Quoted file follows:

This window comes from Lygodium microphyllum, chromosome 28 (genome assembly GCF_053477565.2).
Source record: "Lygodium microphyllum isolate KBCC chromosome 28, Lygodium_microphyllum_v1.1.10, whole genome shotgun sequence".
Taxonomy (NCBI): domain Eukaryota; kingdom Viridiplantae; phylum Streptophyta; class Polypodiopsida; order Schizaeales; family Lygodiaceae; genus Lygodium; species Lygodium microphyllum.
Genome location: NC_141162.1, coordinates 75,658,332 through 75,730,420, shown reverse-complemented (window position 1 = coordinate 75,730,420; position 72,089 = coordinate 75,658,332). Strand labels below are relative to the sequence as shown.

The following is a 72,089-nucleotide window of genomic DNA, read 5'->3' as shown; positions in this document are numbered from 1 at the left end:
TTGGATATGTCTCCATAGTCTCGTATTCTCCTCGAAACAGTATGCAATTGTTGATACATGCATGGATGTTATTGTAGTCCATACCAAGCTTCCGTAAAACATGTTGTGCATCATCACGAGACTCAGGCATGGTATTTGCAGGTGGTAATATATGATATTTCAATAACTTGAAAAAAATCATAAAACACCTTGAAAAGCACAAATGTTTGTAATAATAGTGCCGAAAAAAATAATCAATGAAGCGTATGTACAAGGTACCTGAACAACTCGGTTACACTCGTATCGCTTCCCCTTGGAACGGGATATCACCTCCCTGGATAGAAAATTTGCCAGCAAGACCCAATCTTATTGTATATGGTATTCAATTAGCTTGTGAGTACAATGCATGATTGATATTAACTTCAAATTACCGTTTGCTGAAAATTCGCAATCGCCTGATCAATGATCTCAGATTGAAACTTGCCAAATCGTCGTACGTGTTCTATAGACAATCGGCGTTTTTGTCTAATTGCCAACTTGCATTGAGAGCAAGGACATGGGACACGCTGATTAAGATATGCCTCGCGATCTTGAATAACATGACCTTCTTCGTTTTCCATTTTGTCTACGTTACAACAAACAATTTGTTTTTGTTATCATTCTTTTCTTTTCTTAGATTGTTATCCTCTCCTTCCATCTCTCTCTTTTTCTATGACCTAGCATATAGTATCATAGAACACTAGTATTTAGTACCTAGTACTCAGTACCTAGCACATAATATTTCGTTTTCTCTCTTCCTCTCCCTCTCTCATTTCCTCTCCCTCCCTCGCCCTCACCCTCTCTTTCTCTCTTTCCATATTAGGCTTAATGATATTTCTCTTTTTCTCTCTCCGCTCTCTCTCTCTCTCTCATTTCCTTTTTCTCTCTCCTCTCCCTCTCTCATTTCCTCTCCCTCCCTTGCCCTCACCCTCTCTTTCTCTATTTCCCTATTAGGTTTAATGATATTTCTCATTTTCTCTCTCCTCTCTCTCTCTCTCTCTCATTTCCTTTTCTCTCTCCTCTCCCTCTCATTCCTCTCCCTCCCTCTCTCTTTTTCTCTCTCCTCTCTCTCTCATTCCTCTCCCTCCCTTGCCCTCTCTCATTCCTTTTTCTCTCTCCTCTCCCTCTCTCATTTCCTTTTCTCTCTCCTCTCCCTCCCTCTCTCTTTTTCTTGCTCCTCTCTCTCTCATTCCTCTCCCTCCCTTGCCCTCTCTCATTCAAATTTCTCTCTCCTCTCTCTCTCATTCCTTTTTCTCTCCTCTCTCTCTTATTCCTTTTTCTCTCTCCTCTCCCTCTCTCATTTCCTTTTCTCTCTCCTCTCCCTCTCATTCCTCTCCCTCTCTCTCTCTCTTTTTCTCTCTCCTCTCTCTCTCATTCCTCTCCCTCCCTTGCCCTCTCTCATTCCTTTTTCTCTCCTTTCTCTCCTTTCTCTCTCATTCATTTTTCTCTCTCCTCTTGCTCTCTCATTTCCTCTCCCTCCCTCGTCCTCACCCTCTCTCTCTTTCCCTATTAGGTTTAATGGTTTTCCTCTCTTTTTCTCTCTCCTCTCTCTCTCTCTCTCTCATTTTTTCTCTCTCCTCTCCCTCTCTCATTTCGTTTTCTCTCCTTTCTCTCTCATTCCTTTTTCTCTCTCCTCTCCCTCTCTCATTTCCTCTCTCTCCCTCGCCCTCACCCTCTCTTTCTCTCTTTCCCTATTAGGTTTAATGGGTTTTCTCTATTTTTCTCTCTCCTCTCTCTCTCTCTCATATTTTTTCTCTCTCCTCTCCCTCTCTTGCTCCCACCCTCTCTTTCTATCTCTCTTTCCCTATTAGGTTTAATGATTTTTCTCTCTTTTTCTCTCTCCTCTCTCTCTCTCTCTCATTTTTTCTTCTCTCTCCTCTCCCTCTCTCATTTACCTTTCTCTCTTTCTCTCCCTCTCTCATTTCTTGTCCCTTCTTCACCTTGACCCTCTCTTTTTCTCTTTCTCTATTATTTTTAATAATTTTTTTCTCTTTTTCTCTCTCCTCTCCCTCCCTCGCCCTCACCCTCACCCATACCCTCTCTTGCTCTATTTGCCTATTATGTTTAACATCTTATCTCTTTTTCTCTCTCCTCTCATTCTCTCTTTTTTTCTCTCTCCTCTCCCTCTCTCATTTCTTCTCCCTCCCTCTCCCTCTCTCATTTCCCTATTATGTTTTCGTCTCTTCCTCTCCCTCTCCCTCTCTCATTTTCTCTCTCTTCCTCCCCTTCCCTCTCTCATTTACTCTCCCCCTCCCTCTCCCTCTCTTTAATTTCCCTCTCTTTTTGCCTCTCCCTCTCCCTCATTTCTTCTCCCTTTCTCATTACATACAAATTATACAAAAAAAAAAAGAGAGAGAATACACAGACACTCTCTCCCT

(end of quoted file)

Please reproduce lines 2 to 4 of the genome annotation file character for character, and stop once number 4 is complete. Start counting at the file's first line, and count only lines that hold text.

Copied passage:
Source record: "Lygodium microphyllum isolate KBCC chromosome 28, Lygodium_microphyllum_v1.1.10, whole genome shotgun sequence".
Taxonomy (NCBI): domain Eukaryota; kingdom Viridiplantae; phylum Streptophyta; class Polypodiopsida; order Schizaeales; family Lygodiaceae; genus Lygodium; species Lygodium microphyllum.
Genome location: NC_141162.1, coordinates 75,658,332 through 75,730,420, shown reverse-complemented (window position 1 = coordinate 75,730,420; position 72,089 = coordinate 75,658,332). Strand labels below are relative to the sequence as shown.